The grades may imply otherwise, but every team made at least one good move in the 2019 NFL Draft. Some of them are straightforward like taking a great player in the first round. Some of them are more complicated.
In an effort to hand out at least one A+ per team, here is the best move by each one in this year’s draft:
Giving Kyler Murray the targets he needs. Committing to Murray would have been a really bad idea if Arizona didn’t give him receivers to work with besides 35-year-old Larry Fitzgerald and Christian Kirk going into his second year. The Cardinals not only added three wide receivers, they added ones — most notably, Hakeem Butler and Andy Isabella — who perfectly fit the offense they’ll run.
Most deep receiving yards in the draft class:— Steve Palazzolo (@PFF_Steve) April 30, 2019
Hakeem Butler 721
Andy Isabella 705
Sticking to a plan. Everyone said the Falcons should have taken a defensive tackle early in the draft. Instead, they took two offensive linemen in Chris Lindstrom and Kaleb McGary. Why? Because Matt Ryan was sacked 42 times last season. The value of both players can be argued. The reasoning less so.
Continuing to zag while everyone else zigs. It seems like a lot of teams are trying to catch up to what the Rams are doing in the passing game. The Ravens, however, are devoted to athletic quarterback Lamar Jackson and the run game. And what stops teams from loading up the box to stop the run? Speedy receivers who can get deep like first-pick Marquise Brown and third-round pick Miles Boykin.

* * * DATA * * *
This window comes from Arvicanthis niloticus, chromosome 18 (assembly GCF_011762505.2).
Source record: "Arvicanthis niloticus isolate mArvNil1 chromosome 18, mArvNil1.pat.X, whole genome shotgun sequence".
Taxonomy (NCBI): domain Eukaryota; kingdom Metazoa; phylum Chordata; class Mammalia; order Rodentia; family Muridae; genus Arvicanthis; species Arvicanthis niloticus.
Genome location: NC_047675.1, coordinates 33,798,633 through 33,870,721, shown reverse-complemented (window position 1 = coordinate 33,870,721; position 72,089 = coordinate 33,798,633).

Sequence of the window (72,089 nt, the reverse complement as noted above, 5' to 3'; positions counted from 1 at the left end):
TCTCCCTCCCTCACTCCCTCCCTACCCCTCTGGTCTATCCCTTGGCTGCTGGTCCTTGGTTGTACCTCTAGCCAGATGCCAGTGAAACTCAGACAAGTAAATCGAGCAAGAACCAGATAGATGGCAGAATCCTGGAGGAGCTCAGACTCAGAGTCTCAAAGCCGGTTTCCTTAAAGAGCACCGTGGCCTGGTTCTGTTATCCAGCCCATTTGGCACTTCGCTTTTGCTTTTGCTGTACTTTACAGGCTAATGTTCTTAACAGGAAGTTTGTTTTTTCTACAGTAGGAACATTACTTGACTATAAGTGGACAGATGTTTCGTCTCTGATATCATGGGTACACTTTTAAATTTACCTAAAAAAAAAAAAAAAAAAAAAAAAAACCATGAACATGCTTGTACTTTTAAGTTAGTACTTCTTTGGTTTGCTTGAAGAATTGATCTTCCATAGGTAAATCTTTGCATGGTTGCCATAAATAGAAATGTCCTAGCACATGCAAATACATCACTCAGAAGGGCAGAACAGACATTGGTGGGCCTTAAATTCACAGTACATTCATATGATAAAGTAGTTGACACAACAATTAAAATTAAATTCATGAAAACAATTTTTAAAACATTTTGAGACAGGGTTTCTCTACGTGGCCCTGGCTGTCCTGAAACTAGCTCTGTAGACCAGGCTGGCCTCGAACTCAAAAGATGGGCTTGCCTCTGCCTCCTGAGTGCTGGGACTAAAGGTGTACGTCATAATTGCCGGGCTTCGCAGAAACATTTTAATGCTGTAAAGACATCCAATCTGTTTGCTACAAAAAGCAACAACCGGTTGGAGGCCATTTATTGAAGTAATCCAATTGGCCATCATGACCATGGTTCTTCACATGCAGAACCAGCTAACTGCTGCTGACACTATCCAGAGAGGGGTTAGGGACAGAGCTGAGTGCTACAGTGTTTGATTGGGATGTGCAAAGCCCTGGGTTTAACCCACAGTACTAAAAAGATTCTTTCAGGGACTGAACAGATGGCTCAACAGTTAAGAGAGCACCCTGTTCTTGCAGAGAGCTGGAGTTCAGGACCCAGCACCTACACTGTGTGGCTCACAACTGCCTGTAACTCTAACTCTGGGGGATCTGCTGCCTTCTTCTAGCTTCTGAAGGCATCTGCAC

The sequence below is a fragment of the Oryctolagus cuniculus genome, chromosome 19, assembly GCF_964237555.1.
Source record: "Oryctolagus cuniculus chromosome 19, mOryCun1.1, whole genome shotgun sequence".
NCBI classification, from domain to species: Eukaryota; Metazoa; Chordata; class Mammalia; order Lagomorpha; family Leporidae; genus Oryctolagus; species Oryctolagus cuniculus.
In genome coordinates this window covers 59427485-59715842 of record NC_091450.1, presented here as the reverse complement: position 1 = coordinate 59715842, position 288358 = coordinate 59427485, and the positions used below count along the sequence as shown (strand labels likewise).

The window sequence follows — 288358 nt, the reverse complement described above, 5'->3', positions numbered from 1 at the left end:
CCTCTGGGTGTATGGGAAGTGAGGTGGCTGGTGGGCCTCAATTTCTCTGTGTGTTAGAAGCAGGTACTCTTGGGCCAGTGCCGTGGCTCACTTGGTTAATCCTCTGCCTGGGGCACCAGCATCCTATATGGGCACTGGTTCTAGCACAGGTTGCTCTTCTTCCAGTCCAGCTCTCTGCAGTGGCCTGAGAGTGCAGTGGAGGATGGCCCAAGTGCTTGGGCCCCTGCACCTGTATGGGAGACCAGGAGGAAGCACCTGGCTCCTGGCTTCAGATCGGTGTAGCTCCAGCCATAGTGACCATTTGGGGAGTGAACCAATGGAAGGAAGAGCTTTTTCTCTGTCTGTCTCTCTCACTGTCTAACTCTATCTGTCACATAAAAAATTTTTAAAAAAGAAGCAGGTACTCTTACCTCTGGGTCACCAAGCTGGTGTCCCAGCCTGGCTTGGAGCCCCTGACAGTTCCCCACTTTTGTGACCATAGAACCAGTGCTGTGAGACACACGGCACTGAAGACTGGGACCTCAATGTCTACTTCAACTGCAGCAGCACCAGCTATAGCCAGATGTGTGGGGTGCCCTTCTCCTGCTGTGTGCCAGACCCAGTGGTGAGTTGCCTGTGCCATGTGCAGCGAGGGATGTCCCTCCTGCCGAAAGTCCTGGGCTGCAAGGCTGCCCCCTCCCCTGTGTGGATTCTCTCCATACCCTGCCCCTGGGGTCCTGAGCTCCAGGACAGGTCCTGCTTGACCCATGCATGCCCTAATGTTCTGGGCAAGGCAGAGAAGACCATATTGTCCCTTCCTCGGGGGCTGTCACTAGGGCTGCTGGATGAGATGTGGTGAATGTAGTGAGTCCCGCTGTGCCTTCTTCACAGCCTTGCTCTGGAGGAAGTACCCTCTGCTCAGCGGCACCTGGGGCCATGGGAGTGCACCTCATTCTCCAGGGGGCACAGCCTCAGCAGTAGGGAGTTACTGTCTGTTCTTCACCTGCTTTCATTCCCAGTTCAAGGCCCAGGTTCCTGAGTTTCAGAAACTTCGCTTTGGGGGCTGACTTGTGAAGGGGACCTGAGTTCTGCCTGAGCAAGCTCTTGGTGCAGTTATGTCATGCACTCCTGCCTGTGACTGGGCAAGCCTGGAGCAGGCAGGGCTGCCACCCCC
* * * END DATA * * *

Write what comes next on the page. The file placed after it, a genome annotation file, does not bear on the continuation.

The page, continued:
Finding the perfect match. It’s easy to point at a team’s first-round pick as its best draft choice, but that’s the case for Buffalo. In second-year defensive tackle Harrison Phillips, the Bills have someone who can play the nose and clog things up. Ed Oliver, taken at No. 9, is the ideal pairing next to him as a penetrating three-technique.
Insurance for Cam Newton. You can argue the value of a quarterback with the No. 100 pick when you have a 29-year-old franchise quarterback like Cam Newton. But with him coming off a shoulder injury, the Panthers needed a quality backup and got one in Will Grier. And no, he’s not there to take Newton’s job.
Finding UDFA roster talent. After having no picks in the first two rounds, and just five picks overall, the Bears got to work after the draft. Undrafted signings like wide receiver Emanuel Hall and tight end Dax Raymond should seriously push for a roster spot.
Getting Geno Atkins a running mate. The veteran defensive tackle has been Cincinnati’s best player for almost his entire career. But he can sometimes be neutralized by double teams. Getting Renell Wren in the fourth round gives the Bengals a good young defensive tackle who can play next to Atkins.
Not trading a 2020 first-round pick. It could have been easy for the Browns to trade a 2020 first-round pick to get into Round 1 of the draft this year. Instead, they waited and landed cornerback Greedy Williams in the second round. Don’t forget, he was connected to Cleveland in the first round before the Browns traded their pick as part of the Odell Beckham Jr. trade.
Depth along the offensive line. The Cowboys seem to be at their best when the offensive line is playing at a high level. But when some injuries popped up last season, the line struggled. Taking Connor McGovern in the third round gives Dallas an insurance policy on the interior of their offensive line.